The 512 Streaker

A Streak - A commitment made to do something for 365 days straight. This blog is dedicated to documenting my experience of learning something by completing a streak.

I find myself hunkered down at the Orland International Airport waiting for my flight to return back to D.C. to spend Christmas day at home. Like most moments when I am on my computer writing blogs, I just submitted some code and hopped onto Github to see my progress. Low and behold, I found that today marks my halfway point for my 365-day coding streak. When I started this streak, I was not aware that my halfway point would land exactly on Christmas Day. I was extremely proud to see myself hit six months of straight coding as well.

My work gave me three weeks off for the holidays, so my traveling has not been limited to Orlando, Florida. Over the past several weeks I will hit over 5 different states. As you can imagine, it was particularly hard to keep my coding streak going during this massive trip. Here are the places I traveled over the break.


I only point out my travel plans because I want you all to know how hard it is to keep this up :). Over the past several weeks I have had a work training trip on big data, my bachelor party, a family vacation to Disney World, and visiting my Fiancé's’ family. Each day starts off with pushing code, and I have been very diligent with it. Some satisfaction I have gotten from this is seeing other people do the same. Some of my friends that are fresh out of school are also doing coding streaks to make themselves more appealing to the workforce, which is very smart. I cannot say how great that makes me feel to know that my work has made an impression on them and is an example that they could follow to be more successful.

Since I last updated on my coding progress, a lot has happened. I have taken on a personal project at work that has been quite fun. It is written in RoR due to easiness :). I find that if someone needs an MVP to showcase to anyone, RoR is the best way to do it. I recently started enjoying rails for its templating feature. All that you need to know is what controller you need to generate then all the necessary pages are created for them. No need to go through your project and write every line of code. Its as simple as:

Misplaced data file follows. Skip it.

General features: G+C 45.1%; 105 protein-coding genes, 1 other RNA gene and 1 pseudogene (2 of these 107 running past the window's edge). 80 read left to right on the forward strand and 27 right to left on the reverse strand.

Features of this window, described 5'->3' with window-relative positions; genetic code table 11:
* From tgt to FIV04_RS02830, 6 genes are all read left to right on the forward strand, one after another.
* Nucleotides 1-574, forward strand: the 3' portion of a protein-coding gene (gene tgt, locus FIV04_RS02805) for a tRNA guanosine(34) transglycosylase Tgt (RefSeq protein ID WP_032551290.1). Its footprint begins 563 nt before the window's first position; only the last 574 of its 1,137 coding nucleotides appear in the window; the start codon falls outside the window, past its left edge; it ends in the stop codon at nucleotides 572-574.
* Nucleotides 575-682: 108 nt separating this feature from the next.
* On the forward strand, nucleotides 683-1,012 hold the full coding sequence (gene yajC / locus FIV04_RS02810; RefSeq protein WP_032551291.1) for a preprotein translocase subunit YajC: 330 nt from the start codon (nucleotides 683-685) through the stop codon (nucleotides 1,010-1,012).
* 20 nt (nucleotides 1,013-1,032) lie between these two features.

rails g controller carts show

The project I am working on for work is called CodeBlue. The app rewards people based on how many pull requests they submit through Github. My company has an internal rewards system that can be used to purchase items once you accrue enough points. Its a pretty sweet system, but it does not currently give points based on how much our coders code. This is something I want to fix. Hopefully it gets picked up by management. The concept is simple really, its just a Github call that counts your users PR's. I got the idea from 24pullrequests. Also 24pullrequests makes their code available on Github, so the construction of the code for the call was very easy, all I had to do was create the foundational code. Check it out here.

I also did a slew of Bucky's Python tutorials before I left on vacation in preparation. In this way, if I was in a pinch, I would just push a bit of code that I worked on earlier in order to keep the streak going.

I also have been running through a favorite tutorial of mine. This tutorial creates an e-commerce store. It is shared by Sitepoint and it walks a coder through the entire process of setting up a storefront and creating features likes, basic log in, carts, and purchasing processes with RoR. I have used a lot of knowledge from this tutorial on the CodeBlue project.

One of the biggest problems that I faced during this iteration of coding was switching from RVM to rBenv. Basically RVM is the ruby compiler we used at school and it was requiring a ton of updates over time that was slowing up my coding process. I also found that certain gems (Nokogiri) was always screwing up my bundling efforts, so I ended up changing compilers to rBenv. Since its installation, my experience writing code has been great, although the initial installation was tough. Like a Noob, I imploded RVM in order to install rBenv, which was not needed. In my mind, I had to delete RVM entirely to load a new compiler. When I did that all my apps that I had made through RVM broke and have been broken ever since, whoops. If I were to do it again, I would not implode RVM and just load up rBenv and switch paths. I did learn a lot about path destinations and bash_profiles through this experience though, that is always very helpful. And as many of you know, the best way to learn about something is to break it and put it back together again.

I was really stoked to spend some time in Denver again and see some old friends from school. One of my closest friends is working on a pet project of his own and invited me to work on it as well. As you know, one of my overall goals for this streak was to successfully contribute to open source projects, so I can now check that off my list. I think in the next couple of months, I will take some time to go though his repo and add some necessary features. You can check out the project here.

Over the next couple of months, I will also be working on replicating my moviestore storefront in Java. I have not had enough time to do this yet, but I think the next time I talk to you all about the streak, I should have a lot these projects done and will have moved on to bigger and better things!

December 26, 2015 in #Coding_Streak | | | Share on Google+